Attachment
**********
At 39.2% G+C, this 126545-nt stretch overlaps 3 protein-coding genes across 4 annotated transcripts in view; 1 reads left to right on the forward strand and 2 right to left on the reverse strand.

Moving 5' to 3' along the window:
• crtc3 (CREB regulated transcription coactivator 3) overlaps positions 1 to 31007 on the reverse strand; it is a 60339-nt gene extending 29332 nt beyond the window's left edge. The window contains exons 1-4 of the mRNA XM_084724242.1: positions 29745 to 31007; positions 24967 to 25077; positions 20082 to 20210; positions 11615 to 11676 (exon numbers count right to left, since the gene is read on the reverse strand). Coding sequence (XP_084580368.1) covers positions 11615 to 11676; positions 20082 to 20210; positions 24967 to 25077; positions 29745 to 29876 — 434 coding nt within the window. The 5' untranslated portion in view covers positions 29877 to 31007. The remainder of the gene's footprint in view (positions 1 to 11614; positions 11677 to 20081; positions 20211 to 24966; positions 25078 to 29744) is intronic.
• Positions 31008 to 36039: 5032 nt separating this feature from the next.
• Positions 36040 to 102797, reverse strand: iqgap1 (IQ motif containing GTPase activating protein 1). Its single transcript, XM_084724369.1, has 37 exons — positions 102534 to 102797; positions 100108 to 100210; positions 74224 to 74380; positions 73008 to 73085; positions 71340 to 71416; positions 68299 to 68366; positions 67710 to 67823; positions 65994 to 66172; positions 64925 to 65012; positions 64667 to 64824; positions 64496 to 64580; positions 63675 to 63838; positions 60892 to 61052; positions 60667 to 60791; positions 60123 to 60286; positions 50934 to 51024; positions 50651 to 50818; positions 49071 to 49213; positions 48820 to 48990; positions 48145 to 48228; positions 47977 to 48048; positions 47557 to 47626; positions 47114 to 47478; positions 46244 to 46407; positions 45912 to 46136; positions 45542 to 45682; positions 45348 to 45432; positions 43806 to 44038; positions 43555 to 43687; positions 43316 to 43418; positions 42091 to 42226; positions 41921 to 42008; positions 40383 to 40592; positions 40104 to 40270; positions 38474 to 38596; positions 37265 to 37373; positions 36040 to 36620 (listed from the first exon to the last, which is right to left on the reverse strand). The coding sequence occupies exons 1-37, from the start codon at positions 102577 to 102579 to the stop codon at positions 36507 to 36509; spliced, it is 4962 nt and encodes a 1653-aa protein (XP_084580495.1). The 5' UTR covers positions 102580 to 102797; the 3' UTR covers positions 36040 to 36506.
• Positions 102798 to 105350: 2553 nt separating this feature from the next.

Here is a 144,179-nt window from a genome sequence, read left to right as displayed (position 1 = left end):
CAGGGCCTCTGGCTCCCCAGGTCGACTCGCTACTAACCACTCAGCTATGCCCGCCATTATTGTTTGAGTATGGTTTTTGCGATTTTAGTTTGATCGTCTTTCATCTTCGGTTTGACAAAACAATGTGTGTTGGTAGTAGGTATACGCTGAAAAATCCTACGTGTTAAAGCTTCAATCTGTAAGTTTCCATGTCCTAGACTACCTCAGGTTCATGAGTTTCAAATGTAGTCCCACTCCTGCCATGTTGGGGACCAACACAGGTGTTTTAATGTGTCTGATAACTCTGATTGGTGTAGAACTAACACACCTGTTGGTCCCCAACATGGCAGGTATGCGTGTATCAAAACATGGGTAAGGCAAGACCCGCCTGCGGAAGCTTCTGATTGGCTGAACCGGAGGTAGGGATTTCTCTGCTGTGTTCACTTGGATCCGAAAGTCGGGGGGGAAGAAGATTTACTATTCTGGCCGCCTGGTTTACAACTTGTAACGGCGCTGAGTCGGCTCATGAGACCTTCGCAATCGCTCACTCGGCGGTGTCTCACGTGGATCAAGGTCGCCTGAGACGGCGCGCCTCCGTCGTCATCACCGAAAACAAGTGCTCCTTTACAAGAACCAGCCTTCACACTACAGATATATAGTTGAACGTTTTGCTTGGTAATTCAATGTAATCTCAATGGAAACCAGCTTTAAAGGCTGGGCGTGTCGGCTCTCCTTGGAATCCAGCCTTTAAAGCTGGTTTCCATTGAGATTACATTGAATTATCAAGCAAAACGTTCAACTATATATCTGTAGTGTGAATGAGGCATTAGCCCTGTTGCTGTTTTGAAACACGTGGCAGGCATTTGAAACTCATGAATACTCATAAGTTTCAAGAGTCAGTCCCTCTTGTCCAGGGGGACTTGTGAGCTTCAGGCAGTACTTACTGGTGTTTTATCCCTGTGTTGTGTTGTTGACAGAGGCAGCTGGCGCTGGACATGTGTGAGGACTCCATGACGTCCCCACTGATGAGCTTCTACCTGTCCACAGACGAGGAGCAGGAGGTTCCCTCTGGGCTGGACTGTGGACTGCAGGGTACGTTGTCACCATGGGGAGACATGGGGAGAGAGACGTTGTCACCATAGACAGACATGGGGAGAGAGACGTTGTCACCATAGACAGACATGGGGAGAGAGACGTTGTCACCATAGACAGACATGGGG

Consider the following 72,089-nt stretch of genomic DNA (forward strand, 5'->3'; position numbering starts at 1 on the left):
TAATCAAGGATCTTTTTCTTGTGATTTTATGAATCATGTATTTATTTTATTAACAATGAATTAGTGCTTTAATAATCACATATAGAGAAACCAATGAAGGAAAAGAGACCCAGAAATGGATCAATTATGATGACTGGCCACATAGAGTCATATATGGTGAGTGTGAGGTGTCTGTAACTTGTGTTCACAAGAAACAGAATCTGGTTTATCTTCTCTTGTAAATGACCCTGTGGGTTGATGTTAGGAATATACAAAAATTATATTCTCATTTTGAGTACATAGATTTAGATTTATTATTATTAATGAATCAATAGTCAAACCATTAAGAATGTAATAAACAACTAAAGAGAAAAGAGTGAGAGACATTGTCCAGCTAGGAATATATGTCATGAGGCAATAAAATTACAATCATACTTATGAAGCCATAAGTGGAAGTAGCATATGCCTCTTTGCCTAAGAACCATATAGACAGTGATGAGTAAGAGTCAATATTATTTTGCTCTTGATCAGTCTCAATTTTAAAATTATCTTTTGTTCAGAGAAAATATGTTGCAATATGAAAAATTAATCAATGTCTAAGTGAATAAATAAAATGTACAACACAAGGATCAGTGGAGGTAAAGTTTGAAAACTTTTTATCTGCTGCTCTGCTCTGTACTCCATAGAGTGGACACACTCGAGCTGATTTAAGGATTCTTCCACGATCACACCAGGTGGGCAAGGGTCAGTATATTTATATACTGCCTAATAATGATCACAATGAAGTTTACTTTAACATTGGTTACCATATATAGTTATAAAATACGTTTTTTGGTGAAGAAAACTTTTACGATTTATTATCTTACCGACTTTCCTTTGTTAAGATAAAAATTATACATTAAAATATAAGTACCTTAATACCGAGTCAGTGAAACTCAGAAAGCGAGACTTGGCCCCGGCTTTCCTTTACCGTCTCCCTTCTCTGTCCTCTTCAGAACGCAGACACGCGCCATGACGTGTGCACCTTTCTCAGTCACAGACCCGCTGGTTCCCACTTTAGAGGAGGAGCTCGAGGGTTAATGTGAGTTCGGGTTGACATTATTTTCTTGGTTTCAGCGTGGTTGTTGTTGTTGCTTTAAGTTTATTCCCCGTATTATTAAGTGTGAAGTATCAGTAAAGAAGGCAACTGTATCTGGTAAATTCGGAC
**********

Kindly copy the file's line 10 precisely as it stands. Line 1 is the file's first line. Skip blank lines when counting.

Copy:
TAATCAAGGATCTTTTTCTTGTGATTTTATGAATCATGTATTTATTTTATTAACAATGAATTAGTGCTTTAATAATCACATATAGAGAAACCAATGAAGGAAAAGAGACCCAGAAATGGATCAATTATGATGACTGGCCACATAGAGTCATATATGGTGAGTGTGAGGTGTCTGTAACTTGTGTTCACAAGAAACAGAATCTGGTTTATCTTCTCTTGTAAATGACCCTGTGGGTTGATGTTAGGAATATACAAAAATTATATTCTCATTTTGAGTACATAGATTTAGATTTATTATTATTAATGAATCAATAGTCAAACCATTAAGAATGTAATAAACAACTAAAGAGAAAAGAGTGAGAGACATTGTCCAGCTAGGAATATATGTCATGAGGCAATAAAATTACAATCATACTTATGAAGCCATAAGTGGAAGTAGCATATGCCTCTTTGCCTAAGAACCATATAGACAGTGATGAGTAAGAGTCAATATTATTTTGCTCTTGATCAGTCTCAATTTTAAAATTATCTTTTGTTCAGAGAAAATATGTTGCAATATGAAAAATTAATCAATGTCTAAGTGAATAAATAAAATGTACAACACAAGGATCAGTGGAGGTAAAGTTTGAAAACTTTTTATCTGCTGCTCTGCTCTGTACTCCATAGAGTGGACACACTCGAGCTGATTTAAGGATTCTTCCACGATCACACCAGGTGGGCAAGGGTCAGTATATTTATATACTGCCTAATAATGATCACAATGAAGTTTACTTTAACATTGGTTACCATATATAGTTATAAAATACGTTTTTTGGTGAAGAAAACTTTTACGATTTATTATCTTACCGACTTTCCTTTGTTAAGATAAAAATTATACATTAAAATATAAGTACCTTAATACCGAGTCAGTGAAACTCAGAAAGCGAGACTTGGCCCCGGCTTTCCTTTACCGTCTCCCTTCTCTGTCCTCTTCAGAACGCAGACACGCGCCATGACGTGTGCACCTTTCTCAGTCACAGACCCGCTGGTTCCCACTTTAGAGGAGGAGCTCGAGGGTTAATGTGAGTTCGGGTTGACATTATTTTCTTGGTTTCAGCGTGGTTGTTGTTGTTGCTTTAAGTTTATTCCCCGTATTATTAAGTGTGAAGTATCAGTAAAGAAGGCAACTGTATCTGGTAAATTCGGAC